Archive for April, 2009

Happy Earth Day

Ok, so I’m a little late on discussing Earth Day, but shouldn’t every day be Earth Day?

Last night we attended and spoke on a panel at the Folsom Lake College – El Dorado Center about eating locally. The discussion was informative, and reminded me of what we are trying to do, here at the farm.

“What is that?”, you say. (Me too, by the way. I wonder often why, what and how long.) But last night, communing with interesting, like-minded people, I was reminded. Sure, we grow and sell veggies basically….and that’s how we started out….thinking, “We can grow for ourselves, why not for other people?” So we started. Probably not the way a “business” ought to start. I hear you should have a plan, goals, projections, stats, research, focus groups, etc.

We just started. Maybe we were a little crazy, still are probably, but we thought everyone needs food, including us and wouldn’t it be great to grow our own and be able to share it with others. Besides, home-grown is the best and I’d rather go to the garden, pick myself lunch, rather than go to the grocery store or a restaurant. I know that plant, I know where it came from, how it was treated, where it grew up…like an old friend from grade school.

Growing your own food helps the environment in so many ways; less fossil fuel is used; nutritious food to eat; blossoming flowers for the bees; creating open spaces; protect habitats; use less packaging, therefore, less waste; growing organically, so no chemicals; soil building; you get the idea. All of these things help the environment and we get a good feeling knowing we are a little part of that.

Plus, we get to meet the most interesting people and be involved in a variety of community groups. And we have FUN!

So bottom line and back to the question, “What are we trying to do here?” Have fun, grow good food, help the environment, meet new friends and make a little income.

New Beds

Thanks to Tish, we have a recent picture of the new beds.

New raised beds

New raised beds

Carrots, Beets and Lettuce

We planted all of these seeds in the last week and a half, and guess what???? They are all coming up. No matter how often I plant seeds, I am always amazed when they show themselves. Little seedlings, popping up out of the soil, me checking in on them like newborns.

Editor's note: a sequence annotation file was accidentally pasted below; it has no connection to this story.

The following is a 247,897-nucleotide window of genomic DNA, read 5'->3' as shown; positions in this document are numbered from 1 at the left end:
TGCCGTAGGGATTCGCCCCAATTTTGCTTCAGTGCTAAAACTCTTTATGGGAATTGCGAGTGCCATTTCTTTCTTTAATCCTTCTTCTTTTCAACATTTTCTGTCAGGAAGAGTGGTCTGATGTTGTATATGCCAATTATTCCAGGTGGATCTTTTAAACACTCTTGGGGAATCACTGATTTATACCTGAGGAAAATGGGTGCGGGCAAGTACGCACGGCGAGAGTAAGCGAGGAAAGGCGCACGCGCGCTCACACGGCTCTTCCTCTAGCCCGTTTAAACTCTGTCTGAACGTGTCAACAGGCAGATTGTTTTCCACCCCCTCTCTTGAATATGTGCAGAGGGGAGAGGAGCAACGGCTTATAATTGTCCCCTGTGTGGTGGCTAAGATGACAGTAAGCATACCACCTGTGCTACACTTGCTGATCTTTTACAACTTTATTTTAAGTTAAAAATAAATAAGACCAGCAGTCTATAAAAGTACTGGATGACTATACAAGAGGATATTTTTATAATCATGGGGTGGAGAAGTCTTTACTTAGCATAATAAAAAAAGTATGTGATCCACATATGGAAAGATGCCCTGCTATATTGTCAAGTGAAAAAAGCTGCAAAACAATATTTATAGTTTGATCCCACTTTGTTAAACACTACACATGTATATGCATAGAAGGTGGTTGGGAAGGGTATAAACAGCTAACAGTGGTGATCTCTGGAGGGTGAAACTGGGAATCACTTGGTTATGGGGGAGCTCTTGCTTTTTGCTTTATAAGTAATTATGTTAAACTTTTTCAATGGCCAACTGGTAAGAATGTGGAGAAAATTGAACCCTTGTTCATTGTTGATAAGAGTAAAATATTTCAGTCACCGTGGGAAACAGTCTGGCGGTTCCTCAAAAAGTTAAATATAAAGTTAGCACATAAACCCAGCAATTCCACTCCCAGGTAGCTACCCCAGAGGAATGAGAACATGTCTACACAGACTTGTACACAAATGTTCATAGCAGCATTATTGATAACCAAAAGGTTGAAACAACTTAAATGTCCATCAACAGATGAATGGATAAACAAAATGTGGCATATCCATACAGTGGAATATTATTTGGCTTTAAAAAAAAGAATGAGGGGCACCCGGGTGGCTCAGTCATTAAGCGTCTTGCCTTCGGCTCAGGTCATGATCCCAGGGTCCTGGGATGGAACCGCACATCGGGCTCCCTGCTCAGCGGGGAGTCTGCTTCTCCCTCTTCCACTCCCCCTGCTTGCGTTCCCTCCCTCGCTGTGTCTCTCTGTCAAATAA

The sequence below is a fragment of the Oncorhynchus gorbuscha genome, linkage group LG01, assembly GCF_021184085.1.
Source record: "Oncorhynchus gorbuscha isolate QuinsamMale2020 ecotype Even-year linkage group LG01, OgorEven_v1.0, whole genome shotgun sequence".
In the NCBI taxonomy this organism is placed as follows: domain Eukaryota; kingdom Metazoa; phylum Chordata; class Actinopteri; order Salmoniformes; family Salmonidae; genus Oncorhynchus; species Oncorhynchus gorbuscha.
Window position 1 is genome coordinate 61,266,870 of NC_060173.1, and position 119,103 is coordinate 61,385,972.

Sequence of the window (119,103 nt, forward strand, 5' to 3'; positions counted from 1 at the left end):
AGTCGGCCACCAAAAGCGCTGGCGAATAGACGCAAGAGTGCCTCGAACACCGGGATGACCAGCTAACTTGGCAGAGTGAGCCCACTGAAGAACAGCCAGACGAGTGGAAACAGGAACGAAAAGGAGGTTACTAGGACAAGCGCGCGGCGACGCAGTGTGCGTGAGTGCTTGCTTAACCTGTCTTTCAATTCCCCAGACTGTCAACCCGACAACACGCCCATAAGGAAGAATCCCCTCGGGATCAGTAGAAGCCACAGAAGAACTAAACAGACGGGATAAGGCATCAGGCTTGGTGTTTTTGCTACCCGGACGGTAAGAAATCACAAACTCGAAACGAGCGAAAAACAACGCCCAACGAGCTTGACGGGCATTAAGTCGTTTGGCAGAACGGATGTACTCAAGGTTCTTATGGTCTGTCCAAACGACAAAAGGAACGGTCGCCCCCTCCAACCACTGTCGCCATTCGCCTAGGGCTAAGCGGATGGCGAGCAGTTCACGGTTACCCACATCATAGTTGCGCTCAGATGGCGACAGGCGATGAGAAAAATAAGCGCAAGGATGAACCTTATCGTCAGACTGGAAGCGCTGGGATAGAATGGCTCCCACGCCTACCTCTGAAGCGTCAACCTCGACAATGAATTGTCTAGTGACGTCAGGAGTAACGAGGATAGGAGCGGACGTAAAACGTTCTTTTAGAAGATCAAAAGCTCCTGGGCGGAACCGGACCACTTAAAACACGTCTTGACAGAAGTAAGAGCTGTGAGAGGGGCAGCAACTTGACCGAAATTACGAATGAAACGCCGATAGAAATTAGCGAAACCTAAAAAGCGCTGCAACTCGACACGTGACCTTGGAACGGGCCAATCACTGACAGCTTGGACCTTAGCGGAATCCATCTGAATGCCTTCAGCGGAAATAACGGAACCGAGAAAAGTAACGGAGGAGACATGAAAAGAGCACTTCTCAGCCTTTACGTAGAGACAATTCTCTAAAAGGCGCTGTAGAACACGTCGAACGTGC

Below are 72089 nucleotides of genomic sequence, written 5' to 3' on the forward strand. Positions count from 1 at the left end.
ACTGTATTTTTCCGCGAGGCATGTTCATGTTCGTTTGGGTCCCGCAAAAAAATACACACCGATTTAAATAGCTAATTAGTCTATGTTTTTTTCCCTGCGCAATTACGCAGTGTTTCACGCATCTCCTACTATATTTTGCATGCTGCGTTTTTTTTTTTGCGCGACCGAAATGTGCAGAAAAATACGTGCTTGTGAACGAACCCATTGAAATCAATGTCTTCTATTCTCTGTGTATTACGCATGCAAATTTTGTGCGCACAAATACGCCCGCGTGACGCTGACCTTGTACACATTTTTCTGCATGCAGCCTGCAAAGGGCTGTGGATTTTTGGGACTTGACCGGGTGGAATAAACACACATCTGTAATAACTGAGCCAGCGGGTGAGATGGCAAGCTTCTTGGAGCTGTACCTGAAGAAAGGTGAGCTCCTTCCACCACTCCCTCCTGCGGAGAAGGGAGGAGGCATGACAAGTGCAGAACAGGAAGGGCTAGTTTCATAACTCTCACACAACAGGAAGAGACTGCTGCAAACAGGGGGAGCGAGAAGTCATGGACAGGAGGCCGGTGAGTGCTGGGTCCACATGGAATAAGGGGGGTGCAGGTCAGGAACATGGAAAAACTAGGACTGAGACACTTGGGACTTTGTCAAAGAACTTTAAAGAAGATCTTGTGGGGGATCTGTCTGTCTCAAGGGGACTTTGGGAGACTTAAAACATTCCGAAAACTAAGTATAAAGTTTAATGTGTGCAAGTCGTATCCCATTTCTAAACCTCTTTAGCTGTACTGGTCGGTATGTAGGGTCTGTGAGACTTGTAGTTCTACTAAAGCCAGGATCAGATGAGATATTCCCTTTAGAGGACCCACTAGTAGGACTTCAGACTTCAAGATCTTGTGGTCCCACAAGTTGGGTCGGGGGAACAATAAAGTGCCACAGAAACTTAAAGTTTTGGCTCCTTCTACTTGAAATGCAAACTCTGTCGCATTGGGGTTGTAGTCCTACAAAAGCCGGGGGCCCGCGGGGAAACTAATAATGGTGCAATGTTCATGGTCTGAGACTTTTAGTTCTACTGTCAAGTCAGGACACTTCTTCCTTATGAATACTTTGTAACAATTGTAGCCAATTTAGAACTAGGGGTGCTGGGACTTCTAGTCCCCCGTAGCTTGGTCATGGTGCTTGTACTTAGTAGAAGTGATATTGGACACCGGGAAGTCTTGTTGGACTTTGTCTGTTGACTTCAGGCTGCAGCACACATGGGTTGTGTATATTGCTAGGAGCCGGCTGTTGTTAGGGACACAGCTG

Carrots are like little, tiny blades of grass. Beets are long leaves but still small, some red in color. The lettuce is tiny too, but round in shape. They are all under cover, to keep them warm and moist. I am not sure what to plant next, but that will have to wait until next week. We need to make a trip to the nursery too, to purchase plants and more peatmoss. The rain last week soaked the soil and compacted it a bit, so we need to top off the soil to the top of the raised beds.

We haven’t started selling shares yet, as we’ve been so busy with other things in life that take priority. I’ll work on the 2009 Questions and Answers soon and will send them to all of you on our email list. We know we will be scaling down this year, at least at first. Once the summer kicks in, we can take on more subscribers.

We finally bit the bullet and hired someone to build the fence. This will help us out tremendously. All of our acreage will be fenced, keeping the deer out, so we can plant everywhere. This will allow the farm to grow and expand, something we’ve been wanting to do for some time. Lots to look forward too.

Give Beets a Chance!

We’re moving along, getting boxes built and making soil. Sunday was our first volunteer day for our farm. Up to 15 volunteers came out to help us make Mel’s Mix and learn a little about Square Foot Gardening. This was such a success and everyone had fun, that we will probably have another. We’ll keep you posted via this email newsletter. There is always something to do in the garden.

The potatoes are growing tall and so are the onions and garlic. I’ve covered the kitchen counter with seeds, choosing which ones get planted next. Yesterday I planted 3 varieties of carrots: Cosmic Purple, Purple Haze and Scarlet Nantes. Four varieties of beets were also planted. Red Ace, Chioggia, Golden Beet, and Forono. All a variety of colors; red, candy cane stripped, gold and a Cylindrical, deep purple.

Ok, I hear some of you sneering at the thought of a beet, but believe me, once you have tasted homegrown, fresh picked beets, you’ll wonder why you hated them in the first place. Most of us were raised on canned beets and no wonder we don’t care for them. Fresh beets are like candy, full of sugar….yummmmm!!! They can be grated raw for salads, juiced, steamed or boiled. Any way you have them, they are wonderful. This is one of the veggies we grow that people tell us they don’t like and then once they try them, they are converted. Give beets a chance. 🙂